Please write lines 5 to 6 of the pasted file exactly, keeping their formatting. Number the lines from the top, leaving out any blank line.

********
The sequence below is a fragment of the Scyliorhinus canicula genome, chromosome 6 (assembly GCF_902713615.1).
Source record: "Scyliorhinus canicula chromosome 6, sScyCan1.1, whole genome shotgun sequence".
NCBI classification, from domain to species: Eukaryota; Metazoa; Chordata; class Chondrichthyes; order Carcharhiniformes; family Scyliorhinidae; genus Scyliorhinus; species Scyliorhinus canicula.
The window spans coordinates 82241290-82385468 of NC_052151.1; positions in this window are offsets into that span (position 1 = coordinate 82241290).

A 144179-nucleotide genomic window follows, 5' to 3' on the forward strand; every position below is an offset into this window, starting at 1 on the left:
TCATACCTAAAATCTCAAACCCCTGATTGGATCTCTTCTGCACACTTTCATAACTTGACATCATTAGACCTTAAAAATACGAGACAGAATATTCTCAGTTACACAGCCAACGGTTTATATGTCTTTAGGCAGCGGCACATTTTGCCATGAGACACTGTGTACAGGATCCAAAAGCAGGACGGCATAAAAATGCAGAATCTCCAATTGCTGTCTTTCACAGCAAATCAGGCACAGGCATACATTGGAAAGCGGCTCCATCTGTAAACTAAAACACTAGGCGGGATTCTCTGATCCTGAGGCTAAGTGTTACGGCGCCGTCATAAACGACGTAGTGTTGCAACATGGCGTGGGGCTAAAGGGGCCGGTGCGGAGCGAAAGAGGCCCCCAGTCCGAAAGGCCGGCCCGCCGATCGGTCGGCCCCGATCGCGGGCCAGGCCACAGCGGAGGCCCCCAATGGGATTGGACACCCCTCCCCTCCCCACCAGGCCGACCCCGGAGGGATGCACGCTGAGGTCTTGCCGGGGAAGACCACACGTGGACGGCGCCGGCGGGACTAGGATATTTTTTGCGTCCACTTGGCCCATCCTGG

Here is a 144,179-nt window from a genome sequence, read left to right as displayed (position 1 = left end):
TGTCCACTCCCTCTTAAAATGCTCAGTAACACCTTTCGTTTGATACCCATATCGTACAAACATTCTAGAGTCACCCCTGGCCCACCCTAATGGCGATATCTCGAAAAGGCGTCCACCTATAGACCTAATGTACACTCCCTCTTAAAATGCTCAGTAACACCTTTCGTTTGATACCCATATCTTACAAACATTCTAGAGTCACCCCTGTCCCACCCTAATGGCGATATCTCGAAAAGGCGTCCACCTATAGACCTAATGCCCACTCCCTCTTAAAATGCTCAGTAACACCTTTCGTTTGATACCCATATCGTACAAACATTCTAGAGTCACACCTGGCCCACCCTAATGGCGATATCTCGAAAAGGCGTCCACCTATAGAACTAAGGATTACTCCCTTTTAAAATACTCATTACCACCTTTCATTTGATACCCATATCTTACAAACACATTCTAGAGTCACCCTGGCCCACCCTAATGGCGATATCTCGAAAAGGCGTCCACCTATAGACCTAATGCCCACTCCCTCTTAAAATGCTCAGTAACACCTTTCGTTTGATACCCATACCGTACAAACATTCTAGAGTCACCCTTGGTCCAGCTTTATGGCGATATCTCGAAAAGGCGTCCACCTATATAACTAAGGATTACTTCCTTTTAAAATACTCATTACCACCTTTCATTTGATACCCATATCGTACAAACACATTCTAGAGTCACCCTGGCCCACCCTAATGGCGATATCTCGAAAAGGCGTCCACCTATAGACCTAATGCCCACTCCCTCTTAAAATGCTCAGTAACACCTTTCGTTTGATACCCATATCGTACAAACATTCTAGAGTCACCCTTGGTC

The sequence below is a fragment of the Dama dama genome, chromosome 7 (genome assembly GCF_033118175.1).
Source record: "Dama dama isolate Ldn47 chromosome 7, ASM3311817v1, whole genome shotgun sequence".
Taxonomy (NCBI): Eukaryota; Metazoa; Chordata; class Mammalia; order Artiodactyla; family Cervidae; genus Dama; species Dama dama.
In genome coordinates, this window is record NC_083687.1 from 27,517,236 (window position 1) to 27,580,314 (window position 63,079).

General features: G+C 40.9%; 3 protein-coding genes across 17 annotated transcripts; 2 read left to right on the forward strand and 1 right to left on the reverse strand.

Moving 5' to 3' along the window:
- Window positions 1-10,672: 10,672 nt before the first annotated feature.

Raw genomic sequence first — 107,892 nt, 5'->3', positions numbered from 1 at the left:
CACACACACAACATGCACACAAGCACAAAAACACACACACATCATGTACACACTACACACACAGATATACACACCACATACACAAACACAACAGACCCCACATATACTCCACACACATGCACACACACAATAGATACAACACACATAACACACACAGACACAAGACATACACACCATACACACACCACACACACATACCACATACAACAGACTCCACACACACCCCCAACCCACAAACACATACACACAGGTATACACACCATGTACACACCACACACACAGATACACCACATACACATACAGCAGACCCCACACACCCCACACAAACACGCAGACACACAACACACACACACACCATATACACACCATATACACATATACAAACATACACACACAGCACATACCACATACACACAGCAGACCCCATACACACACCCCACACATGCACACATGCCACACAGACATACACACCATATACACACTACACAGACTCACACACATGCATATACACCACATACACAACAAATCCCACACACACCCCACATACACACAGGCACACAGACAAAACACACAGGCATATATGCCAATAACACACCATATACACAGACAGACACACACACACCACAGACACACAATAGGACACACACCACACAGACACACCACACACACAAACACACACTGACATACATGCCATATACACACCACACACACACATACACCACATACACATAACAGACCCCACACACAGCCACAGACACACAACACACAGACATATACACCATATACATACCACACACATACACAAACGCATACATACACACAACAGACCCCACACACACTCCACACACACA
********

A 144179-nucleotide genomic window follows, 5' to 3' on the forward strand; every position below is an offset into this window, starting at 1 on the left:
TCATACCTAAAATCTCAAACCCCTGATTGGATCTCTTCTGCACACTTTCATAACTTGACATCATTAGACCTTAAAAATACGAGACAGAATATTCTCAGTTACACAGCCAACGGTTTATATGTCTTTAGGCAGCGGCACATTTTGCCATGAGACACTGTGTACAGGATCCAAAAGCAGGACGGCATAAAAATGCAGAATCTCCAATTGCTGTCTTTCACAGCAAATCAGGCACAGGCATACATTGGAAAGCGGCTCCATCTGTAAACTAAAACACTAGGCGGGATTCTCTGATCCTGAGGCTAAGTGTTACGGCGCCGTCATAAACGACGTAGTGTTGCAACATGGCGTGGGGCTAAAGGGGCCGGTGCGGAGCGAAAGAGGCCCCCAGTCCGAAAGGCCGGCCCGCCGATCGGTCGGCCCCGATCGCGGGCCAGGCCACAGCGGAGGCCCCCAATGGGATTGGACACCCCTCCCCTCCCCACCAGGCCGACCCCGGAGGGATGCACGCTGAGGTCTTGCCGGGGAAGACCACACGTGGACGGCGCCGGCGGGACTAGGATATTTTTTGCGTCCACTTGGCCCATCCTGG